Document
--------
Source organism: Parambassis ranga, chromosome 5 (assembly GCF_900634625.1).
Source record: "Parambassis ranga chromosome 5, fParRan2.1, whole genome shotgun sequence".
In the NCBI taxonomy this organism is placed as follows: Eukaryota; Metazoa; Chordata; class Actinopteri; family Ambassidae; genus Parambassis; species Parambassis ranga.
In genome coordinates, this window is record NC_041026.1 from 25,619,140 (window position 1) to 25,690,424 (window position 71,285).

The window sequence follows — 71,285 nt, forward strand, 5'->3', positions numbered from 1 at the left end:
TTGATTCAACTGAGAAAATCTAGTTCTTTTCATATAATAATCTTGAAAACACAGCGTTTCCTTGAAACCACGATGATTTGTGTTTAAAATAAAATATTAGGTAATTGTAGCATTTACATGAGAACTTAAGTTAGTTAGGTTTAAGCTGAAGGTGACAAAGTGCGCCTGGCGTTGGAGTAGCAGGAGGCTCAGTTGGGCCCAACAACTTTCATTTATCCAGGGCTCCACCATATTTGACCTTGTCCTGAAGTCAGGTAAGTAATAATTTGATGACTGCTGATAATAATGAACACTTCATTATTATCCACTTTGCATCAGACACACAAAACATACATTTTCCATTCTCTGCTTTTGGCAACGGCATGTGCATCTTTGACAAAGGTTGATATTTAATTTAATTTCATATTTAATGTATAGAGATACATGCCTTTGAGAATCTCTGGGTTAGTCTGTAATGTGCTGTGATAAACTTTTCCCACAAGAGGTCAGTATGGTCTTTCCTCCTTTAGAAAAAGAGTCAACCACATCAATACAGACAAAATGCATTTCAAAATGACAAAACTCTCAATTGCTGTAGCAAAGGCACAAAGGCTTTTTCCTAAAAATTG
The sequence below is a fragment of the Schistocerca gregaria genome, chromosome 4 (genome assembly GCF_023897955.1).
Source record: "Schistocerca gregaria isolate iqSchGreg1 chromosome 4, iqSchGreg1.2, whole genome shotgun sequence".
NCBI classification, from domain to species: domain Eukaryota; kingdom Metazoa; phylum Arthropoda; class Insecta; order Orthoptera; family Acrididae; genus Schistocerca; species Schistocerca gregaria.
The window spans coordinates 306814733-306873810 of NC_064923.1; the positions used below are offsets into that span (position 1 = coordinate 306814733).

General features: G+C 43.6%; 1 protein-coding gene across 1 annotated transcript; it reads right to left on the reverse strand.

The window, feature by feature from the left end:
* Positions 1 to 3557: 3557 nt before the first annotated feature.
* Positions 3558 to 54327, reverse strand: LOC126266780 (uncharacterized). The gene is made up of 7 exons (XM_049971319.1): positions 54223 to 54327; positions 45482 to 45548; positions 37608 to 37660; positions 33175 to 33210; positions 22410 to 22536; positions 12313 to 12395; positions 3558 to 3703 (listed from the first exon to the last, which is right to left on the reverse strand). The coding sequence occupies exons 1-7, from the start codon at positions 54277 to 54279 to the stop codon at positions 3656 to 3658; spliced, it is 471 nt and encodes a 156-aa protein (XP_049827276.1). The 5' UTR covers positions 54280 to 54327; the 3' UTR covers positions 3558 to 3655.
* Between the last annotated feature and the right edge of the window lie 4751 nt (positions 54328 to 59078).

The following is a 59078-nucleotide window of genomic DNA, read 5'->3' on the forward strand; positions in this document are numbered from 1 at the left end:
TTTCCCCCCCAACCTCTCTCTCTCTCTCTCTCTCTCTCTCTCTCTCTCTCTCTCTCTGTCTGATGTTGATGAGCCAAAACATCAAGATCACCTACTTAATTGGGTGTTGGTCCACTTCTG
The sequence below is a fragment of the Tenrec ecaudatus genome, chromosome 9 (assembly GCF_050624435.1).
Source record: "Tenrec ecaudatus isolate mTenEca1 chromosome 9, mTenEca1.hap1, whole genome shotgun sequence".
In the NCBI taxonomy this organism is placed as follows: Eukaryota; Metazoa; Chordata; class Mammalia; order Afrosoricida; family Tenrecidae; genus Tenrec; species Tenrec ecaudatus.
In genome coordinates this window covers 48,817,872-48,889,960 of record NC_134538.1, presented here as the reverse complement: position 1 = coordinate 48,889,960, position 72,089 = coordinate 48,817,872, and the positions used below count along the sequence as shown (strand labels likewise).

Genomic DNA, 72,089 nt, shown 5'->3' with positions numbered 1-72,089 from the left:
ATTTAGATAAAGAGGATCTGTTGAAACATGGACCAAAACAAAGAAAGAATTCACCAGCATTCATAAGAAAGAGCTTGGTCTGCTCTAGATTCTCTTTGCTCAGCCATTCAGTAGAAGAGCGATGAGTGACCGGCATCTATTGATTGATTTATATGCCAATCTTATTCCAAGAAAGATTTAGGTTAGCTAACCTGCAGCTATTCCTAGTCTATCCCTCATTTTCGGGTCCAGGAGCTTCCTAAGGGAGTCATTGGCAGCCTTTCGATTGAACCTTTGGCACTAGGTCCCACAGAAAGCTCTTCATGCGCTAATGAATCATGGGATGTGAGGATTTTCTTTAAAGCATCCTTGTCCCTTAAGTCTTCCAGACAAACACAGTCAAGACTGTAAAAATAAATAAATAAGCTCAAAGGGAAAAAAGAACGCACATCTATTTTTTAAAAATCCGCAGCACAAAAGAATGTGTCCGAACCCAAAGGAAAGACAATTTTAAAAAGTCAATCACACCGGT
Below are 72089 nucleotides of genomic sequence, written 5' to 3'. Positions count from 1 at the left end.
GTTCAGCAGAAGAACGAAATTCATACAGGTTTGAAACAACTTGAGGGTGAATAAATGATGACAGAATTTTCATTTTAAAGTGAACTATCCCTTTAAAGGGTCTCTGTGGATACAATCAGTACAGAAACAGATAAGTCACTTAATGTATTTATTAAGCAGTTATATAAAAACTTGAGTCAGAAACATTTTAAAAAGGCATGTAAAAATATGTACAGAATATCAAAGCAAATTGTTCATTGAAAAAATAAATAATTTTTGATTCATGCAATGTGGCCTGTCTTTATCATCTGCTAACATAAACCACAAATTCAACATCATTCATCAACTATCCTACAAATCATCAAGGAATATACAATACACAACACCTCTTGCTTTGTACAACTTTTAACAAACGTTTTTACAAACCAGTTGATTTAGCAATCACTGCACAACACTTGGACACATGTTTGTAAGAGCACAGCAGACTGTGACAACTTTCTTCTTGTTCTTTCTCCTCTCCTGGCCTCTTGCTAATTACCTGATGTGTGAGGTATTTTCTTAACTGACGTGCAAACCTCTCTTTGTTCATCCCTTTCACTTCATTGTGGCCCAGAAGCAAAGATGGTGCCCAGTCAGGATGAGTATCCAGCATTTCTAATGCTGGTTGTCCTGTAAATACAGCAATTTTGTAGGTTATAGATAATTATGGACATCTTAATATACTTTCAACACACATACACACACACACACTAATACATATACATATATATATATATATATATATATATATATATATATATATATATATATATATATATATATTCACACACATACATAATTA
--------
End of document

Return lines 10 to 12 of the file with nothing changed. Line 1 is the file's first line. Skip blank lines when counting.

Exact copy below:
The window spans coordinates 306814733-306873810 of NC_064923.1; the positions used below are offsets into that span (position 1 = coordinate 306814733).

General features: G+C 43.6%; 1 protein-coding gene across 1 annotated transcript; it reads right to left on the reverse strand.

The window, feature by feature from the left end: